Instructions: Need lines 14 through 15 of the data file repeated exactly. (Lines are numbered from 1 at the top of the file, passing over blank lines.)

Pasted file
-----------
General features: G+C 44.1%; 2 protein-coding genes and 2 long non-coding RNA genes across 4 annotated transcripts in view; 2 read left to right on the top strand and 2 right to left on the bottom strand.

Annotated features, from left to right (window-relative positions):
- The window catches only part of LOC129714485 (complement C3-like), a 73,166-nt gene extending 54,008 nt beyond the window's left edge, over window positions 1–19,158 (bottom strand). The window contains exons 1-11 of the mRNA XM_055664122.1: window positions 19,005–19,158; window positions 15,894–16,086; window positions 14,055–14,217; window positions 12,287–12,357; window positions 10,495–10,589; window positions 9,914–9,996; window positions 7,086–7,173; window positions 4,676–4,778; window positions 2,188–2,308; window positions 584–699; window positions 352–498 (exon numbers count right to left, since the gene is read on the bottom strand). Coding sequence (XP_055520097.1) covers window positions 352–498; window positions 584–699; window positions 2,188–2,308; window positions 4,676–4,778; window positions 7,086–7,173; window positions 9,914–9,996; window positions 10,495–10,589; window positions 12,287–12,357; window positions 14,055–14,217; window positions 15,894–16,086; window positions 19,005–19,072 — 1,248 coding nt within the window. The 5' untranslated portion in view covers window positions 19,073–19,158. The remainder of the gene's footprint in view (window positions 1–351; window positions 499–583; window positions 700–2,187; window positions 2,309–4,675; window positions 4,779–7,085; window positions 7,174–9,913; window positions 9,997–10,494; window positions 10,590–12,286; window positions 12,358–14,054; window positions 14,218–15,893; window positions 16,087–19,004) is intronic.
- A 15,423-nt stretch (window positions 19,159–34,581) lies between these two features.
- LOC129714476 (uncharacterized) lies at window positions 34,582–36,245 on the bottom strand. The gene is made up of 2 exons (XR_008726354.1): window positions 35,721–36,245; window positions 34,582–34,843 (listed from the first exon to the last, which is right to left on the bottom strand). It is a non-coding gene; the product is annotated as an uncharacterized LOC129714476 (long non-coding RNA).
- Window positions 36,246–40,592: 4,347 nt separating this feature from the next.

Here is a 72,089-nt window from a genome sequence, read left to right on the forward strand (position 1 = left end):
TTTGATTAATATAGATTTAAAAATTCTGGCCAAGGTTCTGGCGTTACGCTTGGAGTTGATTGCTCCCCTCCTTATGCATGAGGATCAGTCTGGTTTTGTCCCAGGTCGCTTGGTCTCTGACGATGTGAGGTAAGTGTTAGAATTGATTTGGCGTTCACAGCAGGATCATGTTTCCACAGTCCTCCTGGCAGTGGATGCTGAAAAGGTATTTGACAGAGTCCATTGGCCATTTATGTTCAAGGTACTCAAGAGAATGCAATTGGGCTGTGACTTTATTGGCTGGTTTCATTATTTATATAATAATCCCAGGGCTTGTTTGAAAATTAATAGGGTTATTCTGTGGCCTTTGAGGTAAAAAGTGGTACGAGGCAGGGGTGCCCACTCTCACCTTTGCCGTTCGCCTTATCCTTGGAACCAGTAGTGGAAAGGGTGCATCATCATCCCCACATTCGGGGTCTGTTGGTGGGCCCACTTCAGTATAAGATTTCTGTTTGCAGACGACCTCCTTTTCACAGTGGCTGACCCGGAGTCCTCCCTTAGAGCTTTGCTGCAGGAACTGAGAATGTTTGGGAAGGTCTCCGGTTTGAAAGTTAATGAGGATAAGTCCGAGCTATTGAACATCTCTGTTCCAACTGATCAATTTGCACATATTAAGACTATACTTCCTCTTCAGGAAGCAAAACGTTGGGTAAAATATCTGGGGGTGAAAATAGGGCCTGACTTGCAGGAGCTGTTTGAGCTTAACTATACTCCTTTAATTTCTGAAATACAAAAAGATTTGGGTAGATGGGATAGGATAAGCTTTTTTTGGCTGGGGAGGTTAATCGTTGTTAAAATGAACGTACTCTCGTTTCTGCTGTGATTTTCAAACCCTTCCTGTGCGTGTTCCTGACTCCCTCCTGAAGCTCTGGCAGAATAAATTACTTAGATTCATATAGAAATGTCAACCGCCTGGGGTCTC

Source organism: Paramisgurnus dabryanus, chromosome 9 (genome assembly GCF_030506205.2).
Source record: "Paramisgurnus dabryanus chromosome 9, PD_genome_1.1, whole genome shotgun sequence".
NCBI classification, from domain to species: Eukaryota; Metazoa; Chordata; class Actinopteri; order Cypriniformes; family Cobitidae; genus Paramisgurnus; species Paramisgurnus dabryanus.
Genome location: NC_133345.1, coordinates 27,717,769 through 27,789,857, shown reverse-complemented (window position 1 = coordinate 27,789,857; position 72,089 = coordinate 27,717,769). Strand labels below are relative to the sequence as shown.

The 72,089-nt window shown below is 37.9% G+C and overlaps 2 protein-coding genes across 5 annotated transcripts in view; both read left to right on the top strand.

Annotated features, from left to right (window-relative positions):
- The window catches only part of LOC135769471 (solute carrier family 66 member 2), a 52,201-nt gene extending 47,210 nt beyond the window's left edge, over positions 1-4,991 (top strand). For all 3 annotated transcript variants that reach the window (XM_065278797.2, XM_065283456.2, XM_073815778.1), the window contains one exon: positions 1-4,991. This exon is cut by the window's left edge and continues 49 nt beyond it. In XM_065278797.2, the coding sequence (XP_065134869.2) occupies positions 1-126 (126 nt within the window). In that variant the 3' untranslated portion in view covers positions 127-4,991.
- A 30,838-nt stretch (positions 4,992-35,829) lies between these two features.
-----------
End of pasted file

Annotated features, from left to right (window-relative positions):
- The window catches only part of LOC135769471 (solute carrier family 66 member 2), a 52,201-nt gene extending 47,210 nt beyond the window's left edge, over positions 1-4,991 (top strand). For all 3 annotated transcript variants that reach the window (XM_065278797.2, XM_065283456.2, XM_073815778.1), the window contains one exon: positions 1-4,991. This exon is cut by the window's left edge and continues 49 nt beyond it. In XM_065278797.2, the coding sequence (XP_065134869.2) occupies positions 1-126 (126 nt within the window). In that variant the 3' untranslated portion in view covers positions 127-4,991.